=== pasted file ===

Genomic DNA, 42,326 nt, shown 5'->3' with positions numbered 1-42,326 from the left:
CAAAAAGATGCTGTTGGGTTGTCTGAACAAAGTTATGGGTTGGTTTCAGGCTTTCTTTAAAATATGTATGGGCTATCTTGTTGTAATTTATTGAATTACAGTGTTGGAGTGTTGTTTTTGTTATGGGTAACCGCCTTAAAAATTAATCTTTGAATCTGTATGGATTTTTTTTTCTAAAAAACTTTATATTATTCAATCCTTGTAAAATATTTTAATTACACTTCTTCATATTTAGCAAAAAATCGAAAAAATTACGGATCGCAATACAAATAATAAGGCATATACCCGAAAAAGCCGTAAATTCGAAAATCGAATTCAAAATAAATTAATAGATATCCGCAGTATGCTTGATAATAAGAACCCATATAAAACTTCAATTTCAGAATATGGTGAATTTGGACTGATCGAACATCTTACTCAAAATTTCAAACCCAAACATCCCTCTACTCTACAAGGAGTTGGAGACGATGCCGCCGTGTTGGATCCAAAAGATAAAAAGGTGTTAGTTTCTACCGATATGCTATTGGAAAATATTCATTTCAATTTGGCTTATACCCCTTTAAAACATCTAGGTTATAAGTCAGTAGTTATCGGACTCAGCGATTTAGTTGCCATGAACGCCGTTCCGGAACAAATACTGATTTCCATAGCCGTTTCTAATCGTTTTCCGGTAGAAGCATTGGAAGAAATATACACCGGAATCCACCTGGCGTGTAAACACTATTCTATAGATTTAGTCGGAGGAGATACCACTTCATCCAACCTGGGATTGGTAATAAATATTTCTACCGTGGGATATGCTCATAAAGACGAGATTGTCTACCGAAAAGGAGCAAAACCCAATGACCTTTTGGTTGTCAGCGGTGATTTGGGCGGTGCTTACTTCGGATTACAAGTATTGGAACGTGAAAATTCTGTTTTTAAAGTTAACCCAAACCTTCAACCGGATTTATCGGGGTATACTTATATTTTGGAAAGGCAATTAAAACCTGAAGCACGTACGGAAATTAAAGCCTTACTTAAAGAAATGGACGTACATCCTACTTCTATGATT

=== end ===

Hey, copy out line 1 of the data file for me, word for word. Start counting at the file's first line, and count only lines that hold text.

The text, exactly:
Genomic DNA, 42,326 nt, shown 5'->3' with positions numbered 1-42,326 from the left: